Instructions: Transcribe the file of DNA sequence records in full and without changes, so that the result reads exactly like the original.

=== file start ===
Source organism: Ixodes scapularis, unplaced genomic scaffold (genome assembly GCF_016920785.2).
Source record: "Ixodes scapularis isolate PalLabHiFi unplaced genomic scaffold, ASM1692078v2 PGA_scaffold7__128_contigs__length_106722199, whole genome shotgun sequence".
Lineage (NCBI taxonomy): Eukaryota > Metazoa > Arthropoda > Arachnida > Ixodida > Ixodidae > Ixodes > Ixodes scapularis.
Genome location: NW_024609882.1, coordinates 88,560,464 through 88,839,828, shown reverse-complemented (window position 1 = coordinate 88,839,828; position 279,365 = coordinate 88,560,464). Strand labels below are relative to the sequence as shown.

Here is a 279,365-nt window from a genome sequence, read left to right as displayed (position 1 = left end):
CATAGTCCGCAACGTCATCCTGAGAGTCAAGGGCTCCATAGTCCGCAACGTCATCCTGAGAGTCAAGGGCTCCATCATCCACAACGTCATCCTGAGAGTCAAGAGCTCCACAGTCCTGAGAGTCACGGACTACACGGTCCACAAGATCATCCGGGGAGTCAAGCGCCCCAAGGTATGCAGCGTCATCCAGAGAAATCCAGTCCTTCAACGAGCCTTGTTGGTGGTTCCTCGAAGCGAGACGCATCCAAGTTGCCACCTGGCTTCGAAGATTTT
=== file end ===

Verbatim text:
Source organism: Ixodes scapularis, unplaced genomic scaffold (genome assembly GCF_016920785.2).
Source record: "Ixodes scapularis isolate PalLabHiFi unplaced genomic scaffold, ASM1692078v2 PGA_scaffold7__128_contigs__length_106722199, whole genome shotgun sequence".
Lineage (NCBI taxonomy): Eukaryota > Metazoa > Arthropoda > Arachnida > Ixodida > Ixodidae > Ixodes > Ixodes scapularis.
Genome location: NW_024609882.1, coordinates 88,560,464 through 88,839,828, shown reverse-complemented (window position 1 = coordinate 88,839,828; position 279,365 = coordinate 88,560,464). Strand labels below are relative to the sequence as shown.

Here is a 279,365-nt window from a genome sequence, read left to right as displayed (position 1 = left end):
CATAGTCCGCAACGTCATCCTGAGAGTCAAGGGCTCCATAGTCCGCAACGTCATCCTGAGAGTCAAGGGCTCCATCATCCACAACGTCATCCTGAGAGTCAAGAGCTCCACAGTCCTGAGAGTCACGGACTACACGGTCCACAAGATCATCCGGGGAGTCAAGCGCCCCAAGGTATGCAGCGTCATCCAGAGAAATCCAGTCCTTCAACGAGCCTTGTTGGTGGTTCCTCGAAGCGAGACGCATCCAAGTTGCCACCTGGCTTCGAAGATTTT